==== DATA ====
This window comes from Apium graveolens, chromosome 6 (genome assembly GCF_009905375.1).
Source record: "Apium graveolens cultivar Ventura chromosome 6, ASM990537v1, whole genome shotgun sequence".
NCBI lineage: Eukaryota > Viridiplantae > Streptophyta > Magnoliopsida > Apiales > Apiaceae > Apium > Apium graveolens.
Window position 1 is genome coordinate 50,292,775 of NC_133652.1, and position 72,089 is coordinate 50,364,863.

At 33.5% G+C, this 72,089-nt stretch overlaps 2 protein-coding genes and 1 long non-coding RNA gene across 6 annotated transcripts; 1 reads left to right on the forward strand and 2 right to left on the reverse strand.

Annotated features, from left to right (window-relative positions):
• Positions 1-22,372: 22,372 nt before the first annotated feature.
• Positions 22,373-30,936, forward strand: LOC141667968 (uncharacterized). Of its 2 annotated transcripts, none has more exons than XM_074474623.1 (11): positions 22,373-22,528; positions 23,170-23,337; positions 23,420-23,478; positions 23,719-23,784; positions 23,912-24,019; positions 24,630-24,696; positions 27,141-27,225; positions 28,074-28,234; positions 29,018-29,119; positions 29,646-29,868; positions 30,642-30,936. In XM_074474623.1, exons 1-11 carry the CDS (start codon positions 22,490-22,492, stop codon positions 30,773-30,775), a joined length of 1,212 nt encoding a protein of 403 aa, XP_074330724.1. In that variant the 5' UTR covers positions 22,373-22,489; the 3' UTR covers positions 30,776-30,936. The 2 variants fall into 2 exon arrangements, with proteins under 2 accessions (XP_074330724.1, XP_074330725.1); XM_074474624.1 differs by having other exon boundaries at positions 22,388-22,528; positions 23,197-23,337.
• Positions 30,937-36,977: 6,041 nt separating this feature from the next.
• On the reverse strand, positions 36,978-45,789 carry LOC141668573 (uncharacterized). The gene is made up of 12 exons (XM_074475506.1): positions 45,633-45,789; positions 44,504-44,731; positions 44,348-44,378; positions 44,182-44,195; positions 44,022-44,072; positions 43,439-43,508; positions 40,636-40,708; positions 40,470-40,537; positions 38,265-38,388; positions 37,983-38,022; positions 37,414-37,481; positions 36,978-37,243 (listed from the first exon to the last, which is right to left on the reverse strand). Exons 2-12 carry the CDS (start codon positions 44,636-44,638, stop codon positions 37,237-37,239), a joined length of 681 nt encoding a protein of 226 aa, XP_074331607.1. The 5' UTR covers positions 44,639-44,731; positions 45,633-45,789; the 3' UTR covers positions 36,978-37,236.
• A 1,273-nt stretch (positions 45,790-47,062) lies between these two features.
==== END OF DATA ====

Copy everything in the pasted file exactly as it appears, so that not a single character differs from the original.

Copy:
This window comes from Apium graveolens, chromosome 6 (genome assembly GCF_009905375.1).
Source record: "Apium graveolens cultivar Ventura chromosome 6, ASM990537v1, whole genome shotgun sequence".
NCBI lineage: Eukaryota > Viridiplantae > Streptophyta > Magnoliopsida > Apiales > Apiaceae > Apium > Apium graveolens.
Window position 1 is genome coordinate 50,292,775 of NC_133652.1, and position 72,089 is coordinate 50,364,863.

At 33.5% G+C, this 72,089-nt stretch overlaps 2 protein-coding genes and 1 long non-coding RNA gene across 6 annotated transcripts; 1 reads left to right on the forward strand and 2 right to left on the reverse strand.

Annotated features, from left to right (window-relative positions):
• Positions 1-22,372: 22,372 nt before the first annotated feature.
• Positions 22,373-30,936, forward strand: LOC141667968 (uncharacterized). Of its 2 annotated transcripts, none has more exons than XM_074474623.1 (11): positions 22,373-22,528; positions 23,170-23,337; positions 23,420-23,478; positions 23,719-23,784; positions 23,912-24,019; positions 24,630-24,696; positions 27,141-27,225; positions 28,074-28,234; positions 29,018-29,119; positions 29,646-29,868; positions 30,642-30,936. In XM_074474623.1, exons 1-11 carry the CDS (start codon positions 22,490-22,492, stop codon positions 30,773-30,775), a joined length of 1,212 nt encoding a protein of 403 aa, XP_074330724.1. In that variant the 5' UTR covers positions 22,373-22,489; the 3' UTR covers positions 30,776-30,936. The 2 variants fall into 2 exon arrangements, with proteins under 2 accessions (XP_074330724.1, XP_074330725.1); XM_074474624.1 differs by having other exon boundaries at positions 22,388-22,528; positions 23,197-23,337.
• Positions 30,937-36,977: 6,041 nt separating this feature from the next.
• On the reverse strand, positions 36,978-45,789 carry LOC141668573 (uncharacterized). The gene is made up of 12 exons (XM_074475506.1): positions 45,633-45,789; positions 44,504-44,731; positions 44,348-44,378; positions 44,182-44,195; positions 44,022-44,072; positions 43,439-43,508; positions 40,636-40,708; positions 40,470-40,537; positions 38,265-38,388; positions 37,983-38,022; positions 37,414-37,481; positions 36,978-37,243 (listed from the first exon to the last, which is right to left on the reverse strand). Exons 2-12 carry the CDS (start codon positions 44,636-44,638, stop codon positions 37,237-37,239), a joined length of 681 nt encoding a protein of 226 aa, XP_074331607.1. The 5' UTR covers positions 44,639-44,731; positions 45,633-45,789; the 3' UTR covers positions 36,978-37,236.
• A 1,273-nt stretch (positions 45,790-47,062) lies between these two features.